# [mrtg] Re: Counter Or Gauge

PAUL WILLIAMSON pwilliamson at mandtbank.com
Thu Sep 8 22:44:49 MEST 2005

```>>> "Tendolkar Mohit" <Mohit.Tendolkar at thomson.net> 09/08/05 3:57 PM
>>>
> Hi,
>
<snip>

> ((ifInOctets[ifIndex] + ifOutOctets[ifIndex]) * 8 /
> ifSpeed[ifIndex]) * 100

So, this looks like the percentage utilization in bits per second...

> But unfortunately, both ifInOctest and ifOutOctets are
> MIB counter objects (their values keep increasing).

You are trying to replace the functionality inherent in
MRTG to calculate the rate over time, but expressed as
a percentage utilized over an unknown period of time.
What you are trying to do makes really no sense.

> So although the resultant value of this expression should be
> a guage (because percent utilization for the interface keeps
> incrementing and decrementing), I have to set the type for
> this target expression as an MRTG counter.

True, because you are trying to graph a number that really
doesn't mean anything.

> But still it is incorrect, because when I label the
> expression as an MRTG/RRD counter, MRTG/RRD tracks
> the value as a "RATE" (difference in seconds) : which again
> makes the value being graphed incorrect.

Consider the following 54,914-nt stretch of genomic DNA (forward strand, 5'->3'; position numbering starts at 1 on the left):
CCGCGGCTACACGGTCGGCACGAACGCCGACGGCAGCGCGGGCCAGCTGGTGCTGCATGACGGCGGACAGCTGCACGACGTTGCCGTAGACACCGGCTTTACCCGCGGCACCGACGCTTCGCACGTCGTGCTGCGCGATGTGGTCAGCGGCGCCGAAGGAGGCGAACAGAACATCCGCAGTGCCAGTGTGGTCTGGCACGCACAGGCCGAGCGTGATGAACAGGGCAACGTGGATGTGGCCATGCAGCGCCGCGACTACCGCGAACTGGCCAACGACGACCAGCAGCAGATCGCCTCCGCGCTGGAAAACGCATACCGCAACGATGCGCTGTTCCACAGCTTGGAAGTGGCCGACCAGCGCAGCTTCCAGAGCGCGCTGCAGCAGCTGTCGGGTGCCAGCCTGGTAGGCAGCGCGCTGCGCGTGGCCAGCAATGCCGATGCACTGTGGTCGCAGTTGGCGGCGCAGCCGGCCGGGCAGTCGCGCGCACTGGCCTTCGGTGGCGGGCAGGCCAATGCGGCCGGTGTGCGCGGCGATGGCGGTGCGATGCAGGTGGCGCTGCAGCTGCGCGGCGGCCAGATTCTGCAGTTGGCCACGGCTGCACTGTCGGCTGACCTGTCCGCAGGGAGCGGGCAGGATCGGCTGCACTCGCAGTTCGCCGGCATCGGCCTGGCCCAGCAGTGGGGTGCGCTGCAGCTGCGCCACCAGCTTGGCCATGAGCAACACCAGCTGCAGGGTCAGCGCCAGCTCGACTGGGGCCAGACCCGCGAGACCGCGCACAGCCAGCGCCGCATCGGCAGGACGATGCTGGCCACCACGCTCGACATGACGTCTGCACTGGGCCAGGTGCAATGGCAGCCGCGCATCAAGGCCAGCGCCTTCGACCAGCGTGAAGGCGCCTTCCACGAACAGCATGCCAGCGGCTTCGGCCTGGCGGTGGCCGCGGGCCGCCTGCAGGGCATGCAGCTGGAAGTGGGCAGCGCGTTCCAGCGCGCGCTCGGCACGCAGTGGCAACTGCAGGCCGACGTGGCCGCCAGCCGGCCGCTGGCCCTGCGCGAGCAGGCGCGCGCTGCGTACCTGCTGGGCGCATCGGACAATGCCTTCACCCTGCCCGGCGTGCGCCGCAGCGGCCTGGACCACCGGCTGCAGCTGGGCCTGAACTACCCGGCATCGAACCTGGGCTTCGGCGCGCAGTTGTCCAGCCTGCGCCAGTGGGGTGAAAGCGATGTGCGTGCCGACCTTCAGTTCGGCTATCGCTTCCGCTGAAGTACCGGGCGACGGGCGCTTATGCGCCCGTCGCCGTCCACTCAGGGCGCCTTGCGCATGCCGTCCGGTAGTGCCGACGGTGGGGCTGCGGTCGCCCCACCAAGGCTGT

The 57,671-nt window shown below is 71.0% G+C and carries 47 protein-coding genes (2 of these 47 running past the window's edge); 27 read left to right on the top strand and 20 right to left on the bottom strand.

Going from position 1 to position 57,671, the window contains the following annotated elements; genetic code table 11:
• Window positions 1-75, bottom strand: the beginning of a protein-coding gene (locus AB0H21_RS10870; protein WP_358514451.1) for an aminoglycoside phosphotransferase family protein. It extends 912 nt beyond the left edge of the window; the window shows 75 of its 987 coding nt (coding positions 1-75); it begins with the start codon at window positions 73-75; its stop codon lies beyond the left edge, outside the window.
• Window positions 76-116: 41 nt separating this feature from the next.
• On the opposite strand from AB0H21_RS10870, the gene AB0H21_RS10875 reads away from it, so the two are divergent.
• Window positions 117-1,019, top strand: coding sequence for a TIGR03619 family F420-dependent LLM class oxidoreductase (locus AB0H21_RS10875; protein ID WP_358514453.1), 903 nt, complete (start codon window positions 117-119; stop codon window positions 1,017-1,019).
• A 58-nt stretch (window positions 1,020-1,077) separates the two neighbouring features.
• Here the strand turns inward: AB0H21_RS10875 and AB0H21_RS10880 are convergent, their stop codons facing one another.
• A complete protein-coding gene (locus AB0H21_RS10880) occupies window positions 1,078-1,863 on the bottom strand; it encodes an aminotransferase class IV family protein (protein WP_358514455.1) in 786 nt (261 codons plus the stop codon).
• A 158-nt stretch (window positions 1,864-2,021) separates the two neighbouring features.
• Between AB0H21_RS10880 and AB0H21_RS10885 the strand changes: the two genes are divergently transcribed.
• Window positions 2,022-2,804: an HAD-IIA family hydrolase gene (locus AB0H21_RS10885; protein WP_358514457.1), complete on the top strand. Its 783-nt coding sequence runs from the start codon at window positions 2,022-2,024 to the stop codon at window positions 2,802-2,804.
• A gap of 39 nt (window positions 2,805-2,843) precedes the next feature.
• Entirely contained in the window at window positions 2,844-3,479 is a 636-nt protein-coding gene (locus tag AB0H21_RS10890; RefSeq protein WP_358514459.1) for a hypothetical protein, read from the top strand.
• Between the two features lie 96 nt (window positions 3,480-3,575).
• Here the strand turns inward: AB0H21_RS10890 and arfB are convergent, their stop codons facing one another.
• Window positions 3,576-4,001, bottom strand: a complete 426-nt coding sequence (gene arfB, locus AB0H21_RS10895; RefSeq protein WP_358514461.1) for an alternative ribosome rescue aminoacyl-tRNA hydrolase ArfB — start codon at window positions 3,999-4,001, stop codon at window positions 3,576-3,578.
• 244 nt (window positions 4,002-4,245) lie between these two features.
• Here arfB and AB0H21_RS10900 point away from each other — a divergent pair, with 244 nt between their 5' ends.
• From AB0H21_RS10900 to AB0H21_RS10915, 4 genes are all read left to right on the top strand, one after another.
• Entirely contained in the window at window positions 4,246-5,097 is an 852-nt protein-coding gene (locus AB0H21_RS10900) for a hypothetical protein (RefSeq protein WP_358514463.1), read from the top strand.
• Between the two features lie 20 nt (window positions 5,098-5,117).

But you have a base assumption that the number you
are attempting to graph makes any sense.  From your
example, it does not.

> So how do you suggest I graph such expressions using
> MRTG or RRD, which have MIB counter objects, but the
> resultant values from the expression itself is NOT a rate?

Normally, this would be expressed as a GAUGE.

But because you are trying to graph the TOTAL octets
passed through an interface since either a) restart or
b) rollover, they really don't mean anything.

Let's take the following literal example based off your
example, without regard to poll cycle...

MaxBytes: 500

Poll 0: 0 + 0 = 0 (start of system)
Poll 1: 50 + 50 = 100 (20%)
Poll 2: 75 + 100 = 175 (15%)
Poll 3: 200 + 125 = 325 (30%)
Poll 4: 250 + 175 = 425 (20%)

I'm sure Alex will be able to demonstrate this with specifics,
but if you try to figure out anything other than the 5 minute
utilization (via bps or %), there is not much more to gain.

I may just not be getting what you are trying to accomplish,
but it seems like you either want an ever increasing percentage,
or a static counter, neither of which really do what you want.

If you use the unscaled option, it will give you a visual
representation of % utilization without having a 0-100%
numbered scale on the y-axis.

Paul

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